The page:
11. It offers a way out of our present frustrations and sense of impotence about public problems. Its very simplicity is a great relief.
  12. It is linked with our ideas of democracy and liberty and government by the consent of the governed. It is a way of voting, more effective in many situations in our large-scale governments than the traditional ballot.
  13. Nonviolent resistance has and steadily uses in all its action the idealism, humanity and compassion which Communism claims but in action denies by its lust for power, its tyranny and cruelties.
  14. Nonviolent resistance constantly uses means consistent with the ends it seeks, and therefore has far greater chances of success and smaller chances of compromise with evil.
  15. It does not leave social change to governments which are so often unresponsive and reluctant to alter old and obsolete methods of making or directing social change.
  16. Because it relies on nonviolent persuasion―and true persuasion is rarely a rapid progress―the advances which it secures come slowly enough so that conservative forces are able to adapt themselves without destroying social continuity. Yet the speed of desirable change achieved by nonviolent resistance is much greater than that of existing institutions, for the chief aim of institutions is to maintain the status quo.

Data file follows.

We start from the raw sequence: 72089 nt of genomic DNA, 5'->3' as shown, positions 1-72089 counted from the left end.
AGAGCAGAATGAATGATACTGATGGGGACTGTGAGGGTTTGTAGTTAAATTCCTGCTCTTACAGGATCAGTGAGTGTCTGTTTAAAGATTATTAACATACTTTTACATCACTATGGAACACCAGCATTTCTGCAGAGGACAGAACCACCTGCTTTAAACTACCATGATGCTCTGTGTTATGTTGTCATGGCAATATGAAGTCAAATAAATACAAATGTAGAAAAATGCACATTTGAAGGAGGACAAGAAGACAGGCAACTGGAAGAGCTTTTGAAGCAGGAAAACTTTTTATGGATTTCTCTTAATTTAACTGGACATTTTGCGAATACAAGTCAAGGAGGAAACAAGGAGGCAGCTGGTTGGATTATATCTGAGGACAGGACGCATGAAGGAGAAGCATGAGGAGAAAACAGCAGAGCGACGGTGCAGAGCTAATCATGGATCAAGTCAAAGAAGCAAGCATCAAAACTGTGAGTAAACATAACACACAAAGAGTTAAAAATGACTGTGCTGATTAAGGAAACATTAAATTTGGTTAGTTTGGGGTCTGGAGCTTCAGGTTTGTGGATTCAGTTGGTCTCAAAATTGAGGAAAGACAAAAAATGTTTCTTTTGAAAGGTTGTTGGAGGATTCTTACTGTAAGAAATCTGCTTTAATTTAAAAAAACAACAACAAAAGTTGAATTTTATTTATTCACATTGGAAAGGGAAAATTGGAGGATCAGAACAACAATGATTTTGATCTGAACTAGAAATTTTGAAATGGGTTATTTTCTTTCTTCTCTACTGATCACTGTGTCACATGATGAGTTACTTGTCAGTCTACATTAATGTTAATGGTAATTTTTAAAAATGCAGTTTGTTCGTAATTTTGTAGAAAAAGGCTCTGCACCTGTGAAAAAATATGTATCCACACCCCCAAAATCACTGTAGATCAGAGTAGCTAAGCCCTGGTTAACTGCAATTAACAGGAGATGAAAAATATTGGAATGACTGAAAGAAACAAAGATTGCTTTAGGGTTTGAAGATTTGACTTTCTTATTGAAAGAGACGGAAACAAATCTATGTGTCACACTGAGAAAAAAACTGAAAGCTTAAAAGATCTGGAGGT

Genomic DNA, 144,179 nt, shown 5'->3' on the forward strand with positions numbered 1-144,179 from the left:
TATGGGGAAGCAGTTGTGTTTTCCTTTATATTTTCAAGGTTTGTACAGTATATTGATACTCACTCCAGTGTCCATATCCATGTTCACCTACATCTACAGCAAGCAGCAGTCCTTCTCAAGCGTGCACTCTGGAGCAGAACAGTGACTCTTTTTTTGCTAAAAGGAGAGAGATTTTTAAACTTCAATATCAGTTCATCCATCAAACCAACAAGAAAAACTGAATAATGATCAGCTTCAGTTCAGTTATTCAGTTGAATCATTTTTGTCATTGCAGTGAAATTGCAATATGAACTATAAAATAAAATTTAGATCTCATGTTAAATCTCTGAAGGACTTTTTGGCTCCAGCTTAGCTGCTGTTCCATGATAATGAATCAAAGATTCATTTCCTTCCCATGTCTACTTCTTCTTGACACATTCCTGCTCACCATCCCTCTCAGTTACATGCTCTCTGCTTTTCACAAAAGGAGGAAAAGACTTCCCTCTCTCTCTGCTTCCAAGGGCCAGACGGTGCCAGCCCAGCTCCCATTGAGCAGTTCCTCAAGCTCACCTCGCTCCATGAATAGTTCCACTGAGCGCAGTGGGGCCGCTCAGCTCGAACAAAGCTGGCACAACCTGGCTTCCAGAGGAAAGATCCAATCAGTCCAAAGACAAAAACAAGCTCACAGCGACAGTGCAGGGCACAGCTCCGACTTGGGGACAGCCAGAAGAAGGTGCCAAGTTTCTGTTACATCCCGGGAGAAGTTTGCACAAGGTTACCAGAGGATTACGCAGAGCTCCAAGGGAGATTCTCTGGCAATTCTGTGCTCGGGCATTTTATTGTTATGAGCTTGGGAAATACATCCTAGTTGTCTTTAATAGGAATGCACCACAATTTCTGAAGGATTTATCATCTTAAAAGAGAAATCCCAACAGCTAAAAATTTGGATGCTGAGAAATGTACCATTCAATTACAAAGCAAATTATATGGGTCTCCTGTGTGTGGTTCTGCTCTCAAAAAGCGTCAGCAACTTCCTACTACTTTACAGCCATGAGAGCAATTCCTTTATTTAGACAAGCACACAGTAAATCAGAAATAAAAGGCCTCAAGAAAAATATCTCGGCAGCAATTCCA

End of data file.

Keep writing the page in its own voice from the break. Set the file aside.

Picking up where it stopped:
17. Nonviolent resistance is as interested in order as any conservative, but its order is a finer order, nearer to moral truth and social and economic justice. The conservative person is inclined to believe that only what he prefers and is used to constitute order. But there are many kinds of order. As long as there is life or existence of any kind there must be change, and the pace of change varies from time to time.
  18. Nonviolent resistance, by reason of its moral nature, dramatic quality and persuasiveness, is infectious and gathers adherents.
  19. It is experimenting at the growing edge of a new and finer intergroup morality. It therefore offers adventure. Gandhi entitled his autobiography "My Experiments with Truth". Mistakes may be made in these experiments but that is common to all human movements and institutions, and therefore need not trouble us unduly.
  20. When seemingly insoluble problems arise, the atmosphere and use of nonviolence hold society together while the problems are being lived down, old dogmas and old fighters die off and new generations take over.
  21. Nonviolent resistance communicates both verbalized meanings and meanings that cannot be put into words―these latter meanings being the deeper and subtler ones that go into man's group and subconscious life, into his spirit and assumptions.
  22. It rests on a firm belief in the unity of all mankind; also on the belief that all people can learn from experience.
  23. It is in accord with the insights and traditions of the greatest moral and spiritual leaders of mankind―Socrates, Jesus, Buddha, Lao-Tsu and Gandhi.